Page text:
Picturing Science - Wired Magazine, March 2011

When art and science collide, the Riverside Gallery in London takes the opportunity to display the resulting dissection, decay and disease in all its multi-tonal glory. The result is its latest exhibit, Picturing Science.

After whittling down a massive 650 entries submitted to the open exhibition, the final 26 will be shown at the Richmond gallery until 26 February.

Taking the symbol-filled language of science and layering it with another symbol-fuelled discipline, the artists had great scope to explore themes of medicine, astronomy, neurology and more.

Inspired by experiments to detect neutrino trails, artist Frédérique Swist depicts the subatomic particles as an immense flash of lines, light and neon.

Elsewhere Anne Ridd finds beauty in dissection with a delicate pencil etching of decomposing rodents. Just don't look too hard if you're on a lunch break. Stan A. Lenartowicz takes the humble bee as his focal point with a series of images exploring how the seasons alter the rigid and ordered mathematical structure of a beehive, while Margaret Marks' melancholic piece exposes the delicacy of childhood immunity with a colourful patchwork baby blanket's digital design depicting various viral strains.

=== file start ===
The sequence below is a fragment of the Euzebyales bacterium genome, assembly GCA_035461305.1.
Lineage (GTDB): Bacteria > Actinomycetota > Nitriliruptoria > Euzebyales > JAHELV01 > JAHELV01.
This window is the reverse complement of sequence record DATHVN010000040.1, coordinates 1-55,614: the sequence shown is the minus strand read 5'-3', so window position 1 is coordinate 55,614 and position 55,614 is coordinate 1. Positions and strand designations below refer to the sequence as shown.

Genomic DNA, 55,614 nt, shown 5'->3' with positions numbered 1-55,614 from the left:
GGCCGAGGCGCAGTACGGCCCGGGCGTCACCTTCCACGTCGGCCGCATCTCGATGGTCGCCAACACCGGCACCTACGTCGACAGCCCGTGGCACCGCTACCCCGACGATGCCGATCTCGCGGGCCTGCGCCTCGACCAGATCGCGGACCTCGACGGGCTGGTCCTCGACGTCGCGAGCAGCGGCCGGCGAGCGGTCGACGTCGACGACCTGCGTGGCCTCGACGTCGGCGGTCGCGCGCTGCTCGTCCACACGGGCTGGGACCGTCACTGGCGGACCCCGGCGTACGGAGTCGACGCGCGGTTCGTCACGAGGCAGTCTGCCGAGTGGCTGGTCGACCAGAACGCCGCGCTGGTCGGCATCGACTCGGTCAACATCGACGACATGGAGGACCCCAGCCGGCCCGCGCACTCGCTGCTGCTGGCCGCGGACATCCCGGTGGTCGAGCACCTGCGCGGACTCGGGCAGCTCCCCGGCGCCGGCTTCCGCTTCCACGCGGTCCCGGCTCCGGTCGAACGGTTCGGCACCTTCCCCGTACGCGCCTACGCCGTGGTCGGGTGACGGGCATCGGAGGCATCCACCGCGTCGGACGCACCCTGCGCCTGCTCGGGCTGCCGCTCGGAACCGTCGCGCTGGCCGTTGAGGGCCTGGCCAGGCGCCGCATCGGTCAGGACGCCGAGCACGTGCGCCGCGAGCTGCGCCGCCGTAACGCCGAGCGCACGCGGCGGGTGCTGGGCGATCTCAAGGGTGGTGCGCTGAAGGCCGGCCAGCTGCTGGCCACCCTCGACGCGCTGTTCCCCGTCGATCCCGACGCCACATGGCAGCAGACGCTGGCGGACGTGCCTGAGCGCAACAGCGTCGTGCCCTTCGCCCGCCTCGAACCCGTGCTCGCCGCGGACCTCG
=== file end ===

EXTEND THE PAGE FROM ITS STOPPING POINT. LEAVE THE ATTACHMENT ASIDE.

The exhibit assuredly takes some artistic liberties with its subject matter. But the interpretations are a compelling collection of reactions to a world of information so vast and so incomparable to so many, it will surely leave visitors hungry for answers, thereby opening the community of science to a wider audience and wider debate.

Check out the gallery below for a selection of the best works on show
3/12 In this experiment, the paint has formed its own image through separating, solidifying, splitting, attraction and repulsion on a wet surface.

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